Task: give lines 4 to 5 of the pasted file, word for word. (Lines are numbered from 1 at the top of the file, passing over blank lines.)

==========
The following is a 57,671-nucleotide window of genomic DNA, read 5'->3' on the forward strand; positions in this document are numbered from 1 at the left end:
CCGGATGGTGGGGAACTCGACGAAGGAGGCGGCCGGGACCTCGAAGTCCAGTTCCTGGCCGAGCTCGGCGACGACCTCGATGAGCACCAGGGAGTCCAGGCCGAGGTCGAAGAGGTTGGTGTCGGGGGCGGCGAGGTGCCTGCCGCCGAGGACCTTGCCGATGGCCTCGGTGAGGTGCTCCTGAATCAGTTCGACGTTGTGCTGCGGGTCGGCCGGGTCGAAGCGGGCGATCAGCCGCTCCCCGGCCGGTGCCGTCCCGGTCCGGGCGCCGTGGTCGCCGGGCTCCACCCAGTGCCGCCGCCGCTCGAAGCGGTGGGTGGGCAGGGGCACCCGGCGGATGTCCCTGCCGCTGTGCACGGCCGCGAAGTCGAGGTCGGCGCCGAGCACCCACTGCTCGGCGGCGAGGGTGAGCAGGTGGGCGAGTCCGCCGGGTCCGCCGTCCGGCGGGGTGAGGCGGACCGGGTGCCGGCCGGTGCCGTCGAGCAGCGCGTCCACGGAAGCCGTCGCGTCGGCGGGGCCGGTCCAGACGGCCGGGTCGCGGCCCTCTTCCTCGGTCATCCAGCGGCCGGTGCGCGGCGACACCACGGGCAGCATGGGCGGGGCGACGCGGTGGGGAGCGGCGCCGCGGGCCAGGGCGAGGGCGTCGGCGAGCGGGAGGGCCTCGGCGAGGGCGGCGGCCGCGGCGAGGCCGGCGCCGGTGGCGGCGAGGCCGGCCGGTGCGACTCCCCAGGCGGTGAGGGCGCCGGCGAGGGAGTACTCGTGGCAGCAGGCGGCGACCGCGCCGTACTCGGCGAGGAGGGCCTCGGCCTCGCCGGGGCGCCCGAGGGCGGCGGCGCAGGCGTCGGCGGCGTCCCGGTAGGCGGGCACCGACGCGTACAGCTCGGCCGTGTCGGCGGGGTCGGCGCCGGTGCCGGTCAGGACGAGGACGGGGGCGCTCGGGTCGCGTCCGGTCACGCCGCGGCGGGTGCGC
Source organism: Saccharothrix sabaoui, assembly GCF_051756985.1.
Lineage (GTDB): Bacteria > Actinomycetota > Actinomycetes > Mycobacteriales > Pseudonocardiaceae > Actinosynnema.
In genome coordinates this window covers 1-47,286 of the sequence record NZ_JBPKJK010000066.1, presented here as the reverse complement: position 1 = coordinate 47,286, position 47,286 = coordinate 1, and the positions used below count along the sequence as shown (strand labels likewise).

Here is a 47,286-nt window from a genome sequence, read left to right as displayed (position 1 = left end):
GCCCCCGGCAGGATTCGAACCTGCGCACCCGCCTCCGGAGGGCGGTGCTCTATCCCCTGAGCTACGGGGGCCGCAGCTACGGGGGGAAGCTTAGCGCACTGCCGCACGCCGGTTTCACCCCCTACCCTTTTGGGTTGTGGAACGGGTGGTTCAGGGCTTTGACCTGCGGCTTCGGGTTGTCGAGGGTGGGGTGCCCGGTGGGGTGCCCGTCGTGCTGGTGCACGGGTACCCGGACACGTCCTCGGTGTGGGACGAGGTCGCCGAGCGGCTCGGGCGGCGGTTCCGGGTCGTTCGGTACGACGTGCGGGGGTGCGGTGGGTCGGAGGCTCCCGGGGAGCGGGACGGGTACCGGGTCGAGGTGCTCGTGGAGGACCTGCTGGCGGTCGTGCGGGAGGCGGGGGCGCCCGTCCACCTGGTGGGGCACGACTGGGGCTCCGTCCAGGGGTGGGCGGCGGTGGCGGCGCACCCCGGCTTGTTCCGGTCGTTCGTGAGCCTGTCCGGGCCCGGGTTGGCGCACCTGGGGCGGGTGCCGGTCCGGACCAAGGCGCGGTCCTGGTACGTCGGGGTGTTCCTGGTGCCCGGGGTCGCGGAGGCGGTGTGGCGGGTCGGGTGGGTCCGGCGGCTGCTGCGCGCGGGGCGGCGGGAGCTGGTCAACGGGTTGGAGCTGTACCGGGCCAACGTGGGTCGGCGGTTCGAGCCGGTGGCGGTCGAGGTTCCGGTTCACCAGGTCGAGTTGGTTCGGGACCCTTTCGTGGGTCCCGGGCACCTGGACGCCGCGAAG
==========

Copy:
Lineage (GTDB): Bacteria > Actinomycetota > Actinomycetes > Mycobacteriales > Pseudonocardiaceae > Actinosynnema.
In genome coordinates this window covers 1-47,286 of the sequence record NZ_JBPKJK010000066.1, presented here as the reverse complement: position 1 = coordinate 47,286, position 47,286 = coordinate 1, and the positions used below count along the sequence as shown (strand labels likewise).